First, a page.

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Christopher Tomlinson/The Daily Sentinel

Alicia Bachman with the Bird Conservancy of the Rockies participated as a bird bander last weekend at the James M. Robb Colorado River State Park-Connected Lakes Section. She is shown here with taxidermy bird specimens.

A white crowned sparrow zoomed through the shrubbery at the Connected Lakes section at James M. Robb Colorado River State Park on Saturday, probably off to rest or grab some breakfast.

All of a sudden, that’s when it hit — a soft net that trapped the young sparrow. It was those dang humans and bird bander Alicia Bachman. This was the second time in days they had caught the little sparrow.

“Look at that; he’s already banded. Looks like we caught him Tuesday,” Bachman said, flipping through her catalog of birds. “That tells us that it’s hanging out here.”

Bachman is with the Bird Conservancy of the Rockies and was at Connected Lakes studying the local birds, with help from the Grand Valley Audubon Society, an organization dedicated to preserving birds and bird education.

By working together, they can better understand bird habits, educate the public and restore natural habitats.

Bachman has 11 other nets like the one that caught the sparrow spaced around the park. Birds will fly and fall into the nets unharmed.

Every 30 minutes, Bachman made her rounds and checked each net for birds.

When she found one, she took it back to her station to study everything from the bird’s weight, feather length and development.

On its own, one bit of research information from one banded sparrow doesn’t give you a lot of details. But it means a lot when compounded with the research numbers of countless banded birds in western Colorado and the United States.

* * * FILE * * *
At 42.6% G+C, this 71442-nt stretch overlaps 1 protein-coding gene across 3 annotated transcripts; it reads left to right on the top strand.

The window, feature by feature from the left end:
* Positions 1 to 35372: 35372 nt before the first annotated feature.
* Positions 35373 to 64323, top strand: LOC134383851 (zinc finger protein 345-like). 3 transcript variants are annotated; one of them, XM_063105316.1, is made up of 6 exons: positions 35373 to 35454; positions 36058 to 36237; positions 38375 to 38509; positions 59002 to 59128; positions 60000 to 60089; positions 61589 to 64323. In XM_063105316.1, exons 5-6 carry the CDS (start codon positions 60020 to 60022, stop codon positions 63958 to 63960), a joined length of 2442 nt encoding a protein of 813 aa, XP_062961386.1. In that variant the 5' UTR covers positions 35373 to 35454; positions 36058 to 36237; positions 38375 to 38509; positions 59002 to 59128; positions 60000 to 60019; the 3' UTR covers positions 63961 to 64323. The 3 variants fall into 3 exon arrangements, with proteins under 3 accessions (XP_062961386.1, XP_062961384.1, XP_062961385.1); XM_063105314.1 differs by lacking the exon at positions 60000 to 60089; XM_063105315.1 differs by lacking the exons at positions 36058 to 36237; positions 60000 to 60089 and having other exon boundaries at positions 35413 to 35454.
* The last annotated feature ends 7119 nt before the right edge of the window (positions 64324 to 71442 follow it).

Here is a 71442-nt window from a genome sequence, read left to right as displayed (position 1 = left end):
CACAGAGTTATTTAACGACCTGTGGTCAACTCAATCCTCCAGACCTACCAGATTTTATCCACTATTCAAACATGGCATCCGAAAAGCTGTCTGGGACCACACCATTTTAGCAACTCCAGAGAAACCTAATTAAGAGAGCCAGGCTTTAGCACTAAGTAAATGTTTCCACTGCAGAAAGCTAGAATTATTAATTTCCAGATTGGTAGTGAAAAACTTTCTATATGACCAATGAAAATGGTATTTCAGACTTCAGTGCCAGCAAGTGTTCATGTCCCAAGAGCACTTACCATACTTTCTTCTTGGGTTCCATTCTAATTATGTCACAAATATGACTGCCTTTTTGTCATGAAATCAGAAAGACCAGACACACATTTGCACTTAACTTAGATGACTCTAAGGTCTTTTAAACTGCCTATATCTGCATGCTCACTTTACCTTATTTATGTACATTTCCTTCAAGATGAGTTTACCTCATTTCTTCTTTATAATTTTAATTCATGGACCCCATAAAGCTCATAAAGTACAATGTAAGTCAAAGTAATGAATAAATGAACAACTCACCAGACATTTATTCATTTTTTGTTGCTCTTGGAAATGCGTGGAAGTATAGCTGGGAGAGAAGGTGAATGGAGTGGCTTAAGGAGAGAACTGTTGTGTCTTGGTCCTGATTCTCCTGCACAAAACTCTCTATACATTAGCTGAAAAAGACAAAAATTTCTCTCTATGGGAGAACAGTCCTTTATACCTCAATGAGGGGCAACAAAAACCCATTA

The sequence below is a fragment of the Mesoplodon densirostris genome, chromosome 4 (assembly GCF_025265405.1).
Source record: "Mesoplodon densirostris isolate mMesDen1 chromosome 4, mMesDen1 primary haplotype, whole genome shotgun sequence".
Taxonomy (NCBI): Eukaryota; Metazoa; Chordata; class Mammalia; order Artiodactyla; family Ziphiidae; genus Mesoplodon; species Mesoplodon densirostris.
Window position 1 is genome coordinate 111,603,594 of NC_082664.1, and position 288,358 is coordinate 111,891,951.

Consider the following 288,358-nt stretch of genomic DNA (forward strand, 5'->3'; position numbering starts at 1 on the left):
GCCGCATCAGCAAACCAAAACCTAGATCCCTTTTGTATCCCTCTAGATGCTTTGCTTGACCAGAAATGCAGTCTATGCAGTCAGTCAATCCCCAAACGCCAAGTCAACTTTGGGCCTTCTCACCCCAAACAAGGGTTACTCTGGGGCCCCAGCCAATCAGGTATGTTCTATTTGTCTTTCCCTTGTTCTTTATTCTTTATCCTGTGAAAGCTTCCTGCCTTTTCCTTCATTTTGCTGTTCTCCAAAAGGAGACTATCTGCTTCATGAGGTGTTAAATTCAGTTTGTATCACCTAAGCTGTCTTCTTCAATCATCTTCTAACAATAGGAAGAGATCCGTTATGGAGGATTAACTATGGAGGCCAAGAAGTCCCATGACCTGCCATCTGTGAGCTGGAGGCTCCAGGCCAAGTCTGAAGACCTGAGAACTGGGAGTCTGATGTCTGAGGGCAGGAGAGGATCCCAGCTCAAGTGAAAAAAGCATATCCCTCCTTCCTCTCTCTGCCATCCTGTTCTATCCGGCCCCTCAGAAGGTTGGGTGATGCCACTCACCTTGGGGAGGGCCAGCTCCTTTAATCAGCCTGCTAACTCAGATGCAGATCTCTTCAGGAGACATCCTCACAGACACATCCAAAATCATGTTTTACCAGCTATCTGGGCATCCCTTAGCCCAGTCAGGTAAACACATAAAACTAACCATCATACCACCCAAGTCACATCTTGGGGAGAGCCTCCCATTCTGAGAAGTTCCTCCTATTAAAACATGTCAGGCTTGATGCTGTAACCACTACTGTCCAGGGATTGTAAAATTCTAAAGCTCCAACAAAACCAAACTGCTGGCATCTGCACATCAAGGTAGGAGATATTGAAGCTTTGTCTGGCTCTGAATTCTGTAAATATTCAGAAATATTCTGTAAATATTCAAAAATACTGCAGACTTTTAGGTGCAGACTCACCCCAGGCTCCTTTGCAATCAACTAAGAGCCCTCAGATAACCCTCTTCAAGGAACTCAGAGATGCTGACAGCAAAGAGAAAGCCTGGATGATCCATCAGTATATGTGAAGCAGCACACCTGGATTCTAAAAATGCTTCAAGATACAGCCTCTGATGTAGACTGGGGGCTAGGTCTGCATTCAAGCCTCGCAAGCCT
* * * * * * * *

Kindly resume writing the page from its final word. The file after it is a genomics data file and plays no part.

“When we look at this data over a period of time, we can start to notice certain trends. Like, if we’re seeing an increase of birds in one area, we know that habitat may be in good shape because there’s lots of food there, and space to rest,” Bachman said.

For example, if you notice native birds have shorter wings over time, that means they aren’t traveling as far to get food.

The Grand Valley is at the western-most edge of birds’ central migration pattern in North America, meaning various species make this area part of their regular migrations.

“This area is too dry for birds to mate, but they’ll stop by on their way to mate, and they’ll come here looking for relief from cooler temperatures,” said Cary Atwood, president of the Grand Valley Audubon Society,

Atwood hopes when the Bird Conservancy is out here in the future, more birds will begin to be seen.

The Grand Valley Audubon Society is in the midst of a project to restore part of the Connected Lakes area to its old wetland status through the Audubon Nature Preserve at 610 Dike Road.

By filling empty ponds with water and adding water control systems, they’ll be able to re-create wetlands. The standing water attracts bugs, a prime food source for birds that hunt mid-flight for prey.

In June 2020, the first phase of the project was completed when it filled in portions of two ponds on the property.

The society also installed a headgate and culvert that allows water from the Redlands Tailrace Canal to enter one of the ponds, and a structure to separate two ponds that allows for water manipulation.

The next phase entails partially filling a third pond and enhancing infrastructure.

Wetlands are vital to birds’ way of life and that of many other species, but have been rapidly disappearing in the past century or so.

“This is important for the birds and our ecosystem, but also for us to better understand them,” Atwood said.

“The birds need safe places to rest and get food while migrating, and there’s so many threats to them like humans, cats and weather.”

The bird nets will be up through Oct. 15.